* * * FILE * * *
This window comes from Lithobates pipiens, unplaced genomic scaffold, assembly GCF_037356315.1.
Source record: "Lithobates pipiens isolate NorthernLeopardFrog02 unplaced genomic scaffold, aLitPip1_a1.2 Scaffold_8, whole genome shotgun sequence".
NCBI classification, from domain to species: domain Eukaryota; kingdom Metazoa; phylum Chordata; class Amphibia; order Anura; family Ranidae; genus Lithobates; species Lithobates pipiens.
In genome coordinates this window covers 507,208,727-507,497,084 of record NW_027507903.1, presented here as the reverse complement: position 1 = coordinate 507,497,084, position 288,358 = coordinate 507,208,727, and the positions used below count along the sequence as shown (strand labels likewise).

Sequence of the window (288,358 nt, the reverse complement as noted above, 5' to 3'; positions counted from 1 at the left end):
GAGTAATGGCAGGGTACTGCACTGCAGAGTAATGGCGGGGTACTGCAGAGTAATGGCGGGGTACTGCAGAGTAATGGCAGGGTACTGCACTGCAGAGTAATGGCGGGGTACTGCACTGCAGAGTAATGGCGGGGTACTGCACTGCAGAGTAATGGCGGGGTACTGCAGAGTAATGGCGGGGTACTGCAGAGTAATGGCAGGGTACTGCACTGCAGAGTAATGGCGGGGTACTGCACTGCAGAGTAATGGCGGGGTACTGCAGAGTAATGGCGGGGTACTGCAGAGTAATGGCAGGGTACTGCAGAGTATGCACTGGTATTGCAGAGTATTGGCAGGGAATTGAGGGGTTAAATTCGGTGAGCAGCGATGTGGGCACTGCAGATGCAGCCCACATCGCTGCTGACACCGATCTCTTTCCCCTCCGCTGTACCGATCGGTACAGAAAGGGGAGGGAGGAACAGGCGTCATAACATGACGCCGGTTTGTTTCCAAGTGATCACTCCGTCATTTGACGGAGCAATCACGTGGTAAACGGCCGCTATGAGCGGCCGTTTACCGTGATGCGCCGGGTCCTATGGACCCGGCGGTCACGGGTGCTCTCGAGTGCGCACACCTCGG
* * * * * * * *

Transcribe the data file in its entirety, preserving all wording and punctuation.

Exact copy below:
This window comes from Lithobates pipiens, unplaced genomic scaffold, assembly GCF_037356315.1.
Source record: "Lithobates pipiens isolate NorthernLeopardFrog02 unplaced genomic scaffold, aLitPip1_a1.2 Scaffold_8, whole genome shotgun sequence".
NCBI classification, from domain to species: domain Eukaryota; kingdom Metazoa; phylum Chordata; class Amphibia; order Anura; family Ranidae; genus Lithobates; species Lithobates pipiens.
In genome coordinates this window covers 507,208,727-507,497,084 of record NW_027507903.1, presented here as the reverse complement: position 1 = coordinate 507,497,084, position 288,358 = coordinate 507,208,727, and the positions used below count along the sequence as shown (strand labels likewise).

Sequence of the window (288,358 nt, the reverse complement as noted above, 5' to 3'; positions counted from 1 at the left end):
GAGTAATGGCAGGGTACTGCACTGCAGAGTAATGGCGGGGTACTGCAGAGTAATGGCGGGGTACTGCAGAGTAATGGCAGGGTACTGCACTGCAGAGTAATGGCGGGGTACTGCACTGCAGAGTAATGGCGGGGTACTGCACTGCAGAGTAATGGCGGGGTACTGCAGAGTAATGGCGGGGTACTGCAGAGTAATGGCAGGGTACTGCACTGCAGAGTAATGGCGGGGTACTGCACTGCAGAGTAATGGCGGGGTACTGCAGAGTAATGGCGGGGTACTGCAGAGTAATGGCAGGGTACTGCAGAGTATGCACTGGTATTGCAGAGTATTGGCAGGGAATTGAGGGGTTAAATTCGGTGAGCAGCGATGTGGGCACTGCAGATGCAGCCCACATCGCTGCTGACACCGATCTCTTTCCCCTCCGCTGTACCGATCGGTACAGAAAGGGGAGGGAGGAACAGGCGTCATAACATGACGCCGGTTTGTTTCCAAGTGATCACTCCGTCATTTGACGGAGCAATCACGTGGTAAACGGCCGCTATGAGCGGCCGTTTACCGTGATGCGCCGGGTCCTATGGACCCGGCGGTCACGGGTGCTCTCGAGTGCGCACACCTCGG